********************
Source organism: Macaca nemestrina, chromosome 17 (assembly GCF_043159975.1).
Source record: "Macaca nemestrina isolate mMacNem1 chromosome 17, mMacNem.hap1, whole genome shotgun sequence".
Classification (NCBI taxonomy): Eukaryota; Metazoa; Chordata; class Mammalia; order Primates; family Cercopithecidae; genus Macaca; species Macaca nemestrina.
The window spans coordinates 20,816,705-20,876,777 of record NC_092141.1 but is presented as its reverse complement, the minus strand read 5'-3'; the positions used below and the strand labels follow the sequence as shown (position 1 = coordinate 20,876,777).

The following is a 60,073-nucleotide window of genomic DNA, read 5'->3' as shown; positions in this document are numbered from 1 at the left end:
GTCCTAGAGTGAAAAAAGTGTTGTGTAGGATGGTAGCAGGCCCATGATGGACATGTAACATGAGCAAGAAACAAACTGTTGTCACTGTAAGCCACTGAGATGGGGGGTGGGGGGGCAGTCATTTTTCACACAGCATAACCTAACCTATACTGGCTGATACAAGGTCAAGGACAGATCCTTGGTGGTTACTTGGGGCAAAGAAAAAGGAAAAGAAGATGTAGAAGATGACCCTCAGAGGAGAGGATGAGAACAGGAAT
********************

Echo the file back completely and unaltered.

Source organism: Macaca nemestrina, chromosome 17 (assembly GCF_043159975.1).
Source record: "Macaca nemestrina isolate mMacNem1 chromosome 17, mMacNem.hap1, whole genome shotgun sequence".
Classification (NCBI taxonomy): Eukaryota; Metazoa; Chordata; class Mammalia; order Primates; family Cercopithecidae; genus Macaca; species Macaca nemestrina.
The window spans coordinates 20,816,705-20,876,777 of record NC_092141.1 but is presented as its reverse complement, the minus strand read 5'-3'; the positions used below and the strand labels follow the sequence as shown (position 1 = coordinate 20,876,777).

The following is a 60,073-nucleotide window of genomic DNA, read 5'->3' as shown; positions in this document are numbered from 1 at the left end:
GTCCTAGAGTGAAAAAAGTGTTGTGTAGGATGGTAGCAGGCCCATGATGGACATGTAACATGAGCAAGAAACAAACTGTTGTCACTGTAAGCCACTGAGATGGGGGGTGGGGGGGCAGTCATTTTTCACACAGCATAACCTAACCTATACTGGCTGATACAAGGTCAAGGACAGATCCTTGGTGGTTACTTGGGGCAAAGAAAAAGGAAAAGAAGATGTAGAAGATGACCCTCAGAGGAGAGGATGAGAACAGGAAT